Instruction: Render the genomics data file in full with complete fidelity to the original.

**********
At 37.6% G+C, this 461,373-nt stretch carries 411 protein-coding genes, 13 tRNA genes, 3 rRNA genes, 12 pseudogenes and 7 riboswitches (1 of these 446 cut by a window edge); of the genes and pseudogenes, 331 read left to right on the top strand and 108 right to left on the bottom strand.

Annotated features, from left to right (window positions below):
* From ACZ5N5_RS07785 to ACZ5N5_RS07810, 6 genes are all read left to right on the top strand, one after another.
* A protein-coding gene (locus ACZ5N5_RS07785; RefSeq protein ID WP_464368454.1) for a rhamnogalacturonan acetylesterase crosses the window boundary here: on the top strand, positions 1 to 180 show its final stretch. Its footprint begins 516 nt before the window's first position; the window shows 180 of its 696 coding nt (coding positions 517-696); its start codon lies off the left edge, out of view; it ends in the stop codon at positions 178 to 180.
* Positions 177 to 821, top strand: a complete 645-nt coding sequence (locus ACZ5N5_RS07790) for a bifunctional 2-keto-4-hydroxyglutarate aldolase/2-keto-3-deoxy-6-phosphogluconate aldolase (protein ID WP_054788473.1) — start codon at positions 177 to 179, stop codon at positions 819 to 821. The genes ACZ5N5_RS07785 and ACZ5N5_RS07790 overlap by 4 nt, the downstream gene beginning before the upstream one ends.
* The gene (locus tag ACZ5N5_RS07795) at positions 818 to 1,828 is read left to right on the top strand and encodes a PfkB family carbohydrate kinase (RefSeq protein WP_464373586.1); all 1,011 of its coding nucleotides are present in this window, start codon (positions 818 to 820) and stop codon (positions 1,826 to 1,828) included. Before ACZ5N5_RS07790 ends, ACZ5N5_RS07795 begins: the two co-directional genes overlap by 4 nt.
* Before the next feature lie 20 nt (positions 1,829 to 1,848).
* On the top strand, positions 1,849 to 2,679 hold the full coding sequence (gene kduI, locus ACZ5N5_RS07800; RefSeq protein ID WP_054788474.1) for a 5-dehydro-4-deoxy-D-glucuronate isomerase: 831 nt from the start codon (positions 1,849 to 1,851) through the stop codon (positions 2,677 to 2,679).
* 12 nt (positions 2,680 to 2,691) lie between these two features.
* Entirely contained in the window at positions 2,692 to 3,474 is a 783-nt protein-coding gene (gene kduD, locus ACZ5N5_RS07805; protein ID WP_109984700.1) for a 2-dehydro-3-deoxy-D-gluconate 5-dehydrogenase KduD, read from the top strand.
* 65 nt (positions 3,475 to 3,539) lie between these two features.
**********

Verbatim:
At 37.6% G+C, this 461,373-nt stretch carries 411 protein-coding genes, 13 tRNA genes, 3 rRNA genes, 12 pseudogenes and 7 riboswitches (1 of these 446 cut by a window edge); of the genes and pseudogenes, 331 read left to right on the top strand and 108 right to left on the bottom strand.

Annotated features, from left to right (window positions below):
* From ACZ5N5_RS07785 to ACZ5N5_RS07810, 6 genes are all read left to right on the top strand, one after another.
* A protein-coding gene (locus ACZ5N5_RS07785; RefSeq protein ID WP_464368454.1) for a rhamnogalacturonan acetylesterase crosses the window boundary here: on the top strand, positions 1 to 180 show its final stretch. Its footprint begins 516 nt before the window's first position; the window shows 180 of its 696 coding nt (coding positions 517-696); its start codon lies off the left edge, out of view; it ends in the stop codon at positions 178 to 180.
* Positions 177 to 821, top strand: a complete 645-nt coding sequence (locus ACZ5N5_RS07790) for a bifunctional 2-keto-4-hydroxyglutarate aldolase/2-keto-3-deoxy-6-phosphogluconate aldolase (protein ID WP_054788473.1) — start codon at positions 177 to 179, stop codon at positions 819 to 821. The genes ACZ5N5_RS07785 and ACZ5N5_RS07790 overlap by 4 nt, the downstream gene beginning before the upstream one ends.
* The gene (locus tag ACZ5N5_RS07795) at positions 818 to 1,828 is read left to right on the top strand and encodes a PfkB family carbohydrate kinase (RefSeq protein WP_464373586.1); all 1,011 of its coding nucleotides are present in this window, start codon (positions 818 to 820) and stop codon (positions 1,826 to 1,828) included. Before ACZ5N5_RS07790 ends, ACZ5N5_RS07795 begins: the two co-directional genes overlap by 4 nt.
* Before the next feature lie 20 nt (positions 1,829 to 1,848).
* On the top strand, positions 1,849 to 2,679 hold the full coding sequence (gene kduI, locus ACZ5N5_RS07800; RefSeq protein ID WP_054788474.1) for a 5-dehydro-4-deoxy-D-glucuronate isomerase: 831 nt from the start codon (positions 1,849 to 1,851) through the stop codon (positions 2,677 to 2,679).
* 12 nt (positions 2,680 to 2,691) lie between these two features.
* Entirely contained in the window at positions 2,692 to 3,474 is a 783-nt protein-coding gene (gene kduD, locus ACZ5N5_RS07805; protein ID WP_109984700.1) for a 2-dehydro-3-deoxy-D-gluconate 5-dehydrogenase KduD, read from the top strand.
* 65 nt (positions 3,475 to 3,539) lie between these two features.